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Researchers from Vietnam have also shown how to close gaps currently practised contact tracing and quarantine strategies, in an article to be published in the news issue of the International Journal of Tuberculosis and Lung Disease (IJTLD), released online under a fast-tracking process.

The authors from the Woolcock Institute of Medical Research, Hanoi, Viet Nam; Sydney School of Medicine, Faculty of Medicine and Health, The University of Sydney, Australia, supported by others in Laos say at least three generations of contacts have to be traced and two tested to successfully kill community transmission.

T A Nguyen, Q N Cuong, A L T Kim, T N Huong, H N Nguyen, G J Fox, G B Marks, say once a patient had been identified (F0), the next generation should be tested and another two generations traced.

“First, three generations of contact (F) with COVID-19 cases should be traced to offer timely testing if the previous contact generation is found positive,” they wrote.

“This algorithm starts with the first generation (F1) who are close contacts of the index case (F0).

“All F1 contacts should be tested for SARS-CoV-2 regardless of symptom presentation.

“F1 individuals who are asymptomatic or have two negative tests 24 hours apart should be quarantined for 14 days.”

“F2 contacts should self-isolate at home and be monitored by public health units. If F1 tests positive, we recommend that F3 contacts should also be identified.

“When the previous F becomes positive, the next one will be informed to follow the contact management procedure.”

Quarantine persons should also be tested twice before being released, the researchers say.

“Inappropriate quarantine discharge could occur among patients who have an initial negative test for SARS-CoV-2 and may subsequently test positive,” they said.

(Colombo/Apr05/2020)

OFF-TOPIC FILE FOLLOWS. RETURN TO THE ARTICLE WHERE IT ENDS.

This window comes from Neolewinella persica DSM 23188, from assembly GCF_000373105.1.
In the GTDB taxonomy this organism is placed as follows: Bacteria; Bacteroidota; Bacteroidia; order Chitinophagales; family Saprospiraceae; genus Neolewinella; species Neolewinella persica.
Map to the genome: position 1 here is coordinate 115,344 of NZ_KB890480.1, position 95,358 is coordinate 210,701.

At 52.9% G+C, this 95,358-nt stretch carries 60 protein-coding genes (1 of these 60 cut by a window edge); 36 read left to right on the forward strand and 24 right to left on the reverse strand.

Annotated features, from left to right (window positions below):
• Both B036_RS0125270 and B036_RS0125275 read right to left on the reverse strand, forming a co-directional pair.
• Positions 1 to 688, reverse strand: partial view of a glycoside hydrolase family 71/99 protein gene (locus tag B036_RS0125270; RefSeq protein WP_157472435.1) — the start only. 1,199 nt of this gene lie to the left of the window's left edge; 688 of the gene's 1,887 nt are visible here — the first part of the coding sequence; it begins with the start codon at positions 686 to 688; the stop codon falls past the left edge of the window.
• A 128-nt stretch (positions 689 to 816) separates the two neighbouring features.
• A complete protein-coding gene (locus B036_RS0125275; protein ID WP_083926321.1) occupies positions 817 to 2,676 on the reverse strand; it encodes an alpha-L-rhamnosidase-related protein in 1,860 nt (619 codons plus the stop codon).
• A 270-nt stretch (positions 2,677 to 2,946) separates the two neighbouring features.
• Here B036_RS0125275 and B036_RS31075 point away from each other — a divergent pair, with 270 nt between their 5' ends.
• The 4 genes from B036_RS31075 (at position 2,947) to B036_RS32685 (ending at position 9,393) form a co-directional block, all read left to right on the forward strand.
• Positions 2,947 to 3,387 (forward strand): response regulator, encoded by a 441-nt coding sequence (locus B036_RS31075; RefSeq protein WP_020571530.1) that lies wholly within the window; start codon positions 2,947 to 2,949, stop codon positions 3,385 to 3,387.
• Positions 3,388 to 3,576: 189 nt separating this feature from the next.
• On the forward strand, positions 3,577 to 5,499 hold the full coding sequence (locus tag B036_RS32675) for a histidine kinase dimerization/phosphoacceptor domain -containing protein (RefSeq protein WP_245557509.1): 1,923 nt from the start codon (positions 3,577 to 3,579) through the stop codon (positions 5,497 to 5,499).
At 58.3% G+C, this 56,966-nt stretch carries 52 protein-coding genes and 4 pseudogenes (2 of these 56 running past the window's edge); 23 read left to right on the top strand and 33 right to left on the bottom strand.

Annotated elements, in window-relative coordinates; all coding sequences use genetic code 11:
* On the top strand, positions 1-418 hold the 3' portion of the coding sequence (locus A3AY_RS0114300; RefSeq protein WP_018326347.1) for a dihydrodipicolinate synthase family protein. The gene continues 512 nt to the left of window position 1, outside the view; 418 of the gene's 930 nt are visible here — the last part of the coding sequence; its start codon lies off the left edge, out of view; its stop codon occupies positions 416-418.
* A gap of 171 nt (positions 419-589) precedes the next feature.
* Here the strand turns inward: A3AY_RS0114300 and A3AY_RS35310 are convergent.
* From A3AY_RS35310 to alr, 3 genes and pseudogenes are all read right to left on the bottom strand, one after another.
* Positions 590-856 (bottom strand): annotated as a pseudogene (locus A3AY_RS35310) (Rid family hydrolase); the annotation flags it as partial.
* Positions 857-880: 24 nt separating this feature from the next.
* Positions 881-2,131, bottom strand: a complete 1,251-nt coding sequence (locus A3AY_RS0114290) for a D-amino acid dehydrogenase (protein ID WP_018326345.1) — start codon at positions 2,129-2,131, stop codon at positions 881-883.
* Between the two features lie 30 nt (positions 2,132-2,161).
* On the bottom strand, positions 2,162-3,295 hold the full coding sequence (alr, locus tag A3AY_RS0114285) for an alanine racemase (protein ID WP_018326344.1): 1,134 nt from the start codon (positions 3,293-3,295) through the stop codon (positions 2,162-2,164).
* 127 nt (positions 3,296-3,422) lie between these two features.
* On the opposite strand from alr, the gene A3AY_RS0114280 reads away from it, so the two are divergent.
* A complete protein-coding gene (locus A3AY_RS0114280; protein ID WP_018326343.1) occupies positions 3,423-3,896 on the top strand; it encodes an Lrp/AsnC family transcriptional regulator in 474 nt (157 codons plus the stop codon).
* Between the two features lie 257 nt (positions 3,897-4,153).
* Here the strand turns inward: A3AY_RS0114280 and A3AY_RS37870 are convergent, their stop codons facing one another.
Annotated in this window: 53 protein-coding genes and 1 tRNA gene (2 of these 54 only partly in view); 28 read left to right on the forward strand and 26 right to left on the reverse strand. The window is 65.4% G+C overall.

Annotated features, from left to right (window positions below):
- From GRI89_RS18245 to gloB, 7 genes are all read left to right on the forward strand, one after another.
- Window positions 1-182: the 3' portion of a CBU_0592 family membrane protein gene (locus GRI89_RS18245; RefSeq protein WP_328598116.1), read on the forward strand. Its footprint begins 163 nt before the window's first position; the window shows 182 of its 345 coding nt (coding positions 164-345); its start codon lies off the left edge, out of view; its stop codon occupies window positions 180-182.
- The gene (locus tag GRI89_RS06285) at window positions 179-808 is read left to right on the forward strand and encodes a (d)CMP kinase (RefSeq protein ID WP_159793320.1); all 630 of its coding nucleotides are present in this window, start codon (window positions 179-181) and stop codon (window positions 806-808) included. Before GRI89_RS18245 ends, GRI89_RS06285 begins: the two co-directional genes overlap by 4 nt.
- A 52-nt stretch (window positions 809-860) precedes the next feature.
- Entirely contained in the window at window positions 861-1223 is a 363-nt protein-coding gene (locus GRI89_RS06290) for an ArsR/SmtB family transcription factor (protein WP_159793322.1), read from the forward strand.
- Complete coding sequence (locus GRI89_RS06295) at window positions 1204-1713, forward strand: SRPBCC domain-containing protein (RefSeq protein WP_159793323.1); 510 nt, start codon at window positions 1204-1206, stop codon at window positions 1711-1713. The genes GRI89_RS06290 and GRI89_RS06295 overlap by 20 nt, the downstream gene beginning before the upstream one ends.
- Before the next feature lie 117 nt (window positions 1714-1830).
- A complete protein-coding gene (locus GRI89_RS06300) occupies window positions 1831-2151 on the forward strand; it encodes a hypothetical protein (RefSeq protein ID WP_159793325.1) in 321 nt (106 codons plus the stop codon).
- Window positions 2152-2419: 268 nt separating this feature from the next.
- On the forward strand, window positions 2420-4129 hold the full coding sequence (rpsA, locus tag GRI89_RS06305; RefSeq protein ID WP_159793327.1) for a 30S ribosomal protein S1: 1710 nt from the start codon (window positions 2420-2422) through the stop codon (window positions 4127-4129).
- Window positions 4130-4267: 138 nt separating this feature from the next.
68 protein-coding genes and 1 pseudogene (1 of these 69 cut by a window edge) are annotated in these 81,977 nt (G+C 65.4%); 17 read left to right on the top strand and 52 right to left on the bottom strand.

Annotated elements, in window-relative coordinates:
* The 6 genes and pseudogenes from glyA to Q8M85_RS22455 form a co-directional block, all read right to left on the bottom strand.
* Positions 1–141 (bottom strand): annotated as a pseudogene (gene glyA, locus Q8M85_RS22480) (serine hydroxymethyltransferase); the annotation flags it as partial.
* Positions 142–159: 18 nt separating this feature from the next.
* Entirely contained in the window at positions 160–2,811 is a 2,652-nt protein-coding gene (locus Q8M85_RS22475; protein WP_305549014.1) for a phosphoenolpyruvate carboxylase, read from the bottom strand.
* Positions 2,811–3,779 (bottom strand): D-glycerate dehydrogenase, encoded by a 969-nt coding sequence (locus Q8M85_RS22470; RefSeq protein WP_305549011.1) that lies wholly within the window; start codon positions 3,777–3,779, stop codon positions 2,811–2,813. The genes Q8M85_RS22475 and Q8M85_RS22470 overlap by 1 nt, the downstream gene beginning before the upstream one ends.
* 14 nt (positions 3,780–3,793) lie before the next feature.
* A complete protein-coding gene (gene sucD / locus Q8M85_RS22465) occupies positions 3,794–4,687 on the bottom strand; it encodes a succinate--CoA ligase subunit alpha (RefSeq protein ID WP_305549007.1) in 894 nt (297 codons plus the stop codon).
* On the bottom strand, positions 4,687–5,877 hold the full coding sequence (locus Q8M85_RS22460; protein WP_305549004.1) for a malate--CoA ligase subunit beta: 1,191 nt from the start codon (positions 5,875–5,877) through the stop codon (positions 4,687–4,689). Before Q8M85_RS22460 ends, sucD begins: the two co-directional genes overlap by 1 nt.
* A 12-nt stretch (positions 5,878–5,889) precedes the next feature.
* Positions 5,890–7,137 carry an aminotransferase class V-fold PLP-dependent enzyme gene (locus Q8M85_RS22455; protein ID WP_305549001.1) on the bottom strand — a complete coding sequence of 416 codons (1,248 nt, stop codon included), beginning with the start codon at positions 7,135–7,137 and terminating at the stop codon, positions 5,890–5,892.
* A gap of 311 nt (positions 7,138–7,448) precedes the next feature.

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Sri Lanka to address SME tax problems at first opportunity: State Minister

ECONOMYNEXT – Problems faced by Sri Lanka’s small and medium enterprises from recent tax changes will be addressed at the first opportunity, State Minister for Finance Ranjith Siyambalapitiya said.

Business chambers had raised questions about hikes in Value Added Tax, Corporate Income Tax and the Social Security Contribution Levy (SSCL) that’s been imposed.

It should be explored on how to amend the Inland Revenue Act, Siyamabalapitiya said, adding that the future months should be considered as a period where the country is being stabilized.

Both the VAT and SSCL are effectively paid by customers, but the SSCL is a cascading tax that makes running businesses difficult.

In Sri Lanka SMEs make up a large part of the economy, accounting for 80 per cent of all businesses according to according to the island’s National Human Resources and Employment Policy.

(Colombo/ Feb 05/2023)

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Sri Lanka revenues Rs158.7bn in Jan 2023 up 51-pct

ECONOMYNEXT – Sri Lanka’s government revenues were 158.7 billion rupees in January 2023 but expenditure and debt service remained high, Cabinet spokesman Minister Bandula Gunawardana said.

In January 2022 total revenues were Rs104.5 billion according to central bank data.